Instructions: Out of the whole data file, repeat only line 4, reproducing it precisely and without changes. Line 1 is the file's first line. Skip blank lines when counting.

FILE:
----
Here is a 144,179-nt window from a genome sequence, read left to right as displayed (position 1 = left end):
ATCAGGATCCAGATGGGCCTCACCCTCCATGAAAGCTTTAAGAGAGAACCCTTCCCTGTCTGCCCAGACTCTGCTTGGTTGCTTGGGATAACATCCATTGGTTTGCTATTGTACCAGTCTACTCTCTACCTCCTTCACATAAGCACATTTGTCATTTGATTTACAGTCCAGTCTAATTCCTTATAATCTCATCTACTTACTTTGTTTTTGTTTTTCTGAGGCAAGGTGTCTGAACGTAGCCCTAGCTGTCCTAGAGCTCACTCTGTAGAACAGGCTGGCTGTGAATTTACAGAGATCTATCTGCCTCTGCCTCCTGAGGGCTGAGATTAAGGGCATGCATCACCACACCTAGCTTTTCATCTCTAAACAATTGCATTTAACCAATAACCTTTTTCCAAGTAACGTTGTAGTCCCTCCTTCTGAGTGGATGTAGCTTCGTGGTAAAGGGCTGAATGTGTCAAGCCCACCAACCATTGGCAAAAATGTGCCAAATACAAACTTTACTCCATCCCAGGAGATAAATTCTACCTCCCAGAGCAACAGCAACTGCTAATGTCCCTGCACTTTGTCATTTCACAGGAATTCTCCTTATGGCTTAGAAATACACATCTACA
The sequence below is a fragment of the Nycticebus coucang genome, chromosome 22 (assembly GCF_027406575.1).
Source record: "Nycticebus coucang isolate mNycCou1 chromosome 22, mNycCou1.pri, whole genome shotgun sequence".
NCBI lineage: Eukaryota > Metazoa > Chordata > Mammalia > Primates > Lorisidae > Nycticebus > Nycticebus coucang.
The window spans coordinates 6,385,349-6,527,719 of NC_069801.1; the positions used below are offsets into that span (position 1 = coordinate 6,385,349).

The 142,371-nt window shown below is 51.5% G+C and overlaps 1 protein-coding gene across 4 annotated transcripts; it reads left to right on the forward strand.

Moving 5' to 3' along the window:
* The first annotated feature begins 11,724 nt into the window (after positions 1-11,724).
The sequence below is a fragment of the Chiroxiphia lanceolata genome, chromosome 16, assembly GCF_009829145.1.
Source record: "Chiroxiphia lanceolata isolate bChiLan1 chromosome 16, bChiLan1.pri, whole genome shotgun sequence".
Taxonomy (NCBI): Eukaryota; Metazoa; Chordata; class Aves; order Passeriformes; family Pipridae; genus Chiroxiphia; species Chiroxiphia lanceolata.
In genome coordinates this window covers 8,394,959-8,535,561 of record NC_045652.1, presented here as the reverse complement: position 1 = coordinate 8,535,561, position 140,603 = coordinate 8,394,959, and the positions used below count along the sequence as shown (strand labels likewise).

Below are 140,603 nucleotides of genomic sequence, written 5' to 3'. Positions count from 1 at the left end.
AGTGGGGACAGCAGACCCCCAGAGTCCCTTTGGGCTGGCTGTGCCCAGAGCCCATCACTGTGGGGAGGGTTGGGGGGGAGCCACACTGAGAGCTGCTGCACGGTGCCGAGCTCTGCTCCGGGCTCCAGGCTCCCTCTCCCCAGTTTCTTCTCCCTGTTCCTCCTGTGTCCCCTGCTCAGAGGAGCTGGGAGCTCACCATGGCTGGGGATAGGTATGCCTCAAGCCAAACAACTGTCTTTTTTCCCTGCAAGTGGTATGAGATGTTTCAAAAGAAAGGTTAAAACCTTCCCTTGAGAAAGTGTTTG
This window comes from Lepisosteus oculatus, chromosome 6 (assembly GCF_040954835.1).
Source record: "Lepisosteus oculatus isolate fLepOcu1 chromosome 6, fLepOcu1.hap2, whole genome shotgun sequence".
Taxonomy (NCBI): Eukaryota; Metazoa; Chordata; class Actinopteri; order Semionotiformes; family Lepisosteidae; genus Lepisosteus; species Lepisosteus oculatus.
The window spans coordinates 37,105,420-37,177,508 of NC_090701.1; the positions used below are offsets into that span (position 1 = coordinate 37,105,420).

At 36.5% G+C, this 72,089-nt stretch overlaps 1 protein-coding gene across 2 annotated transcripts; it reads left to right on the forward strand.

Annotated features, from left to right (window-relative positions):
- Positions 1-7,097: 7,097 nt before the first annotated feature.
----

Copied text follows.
Source record: "Nycticebus coucang isolate mNycCou1 chromosome 22, mNycCou1.pri, whole genome shotgun sequence".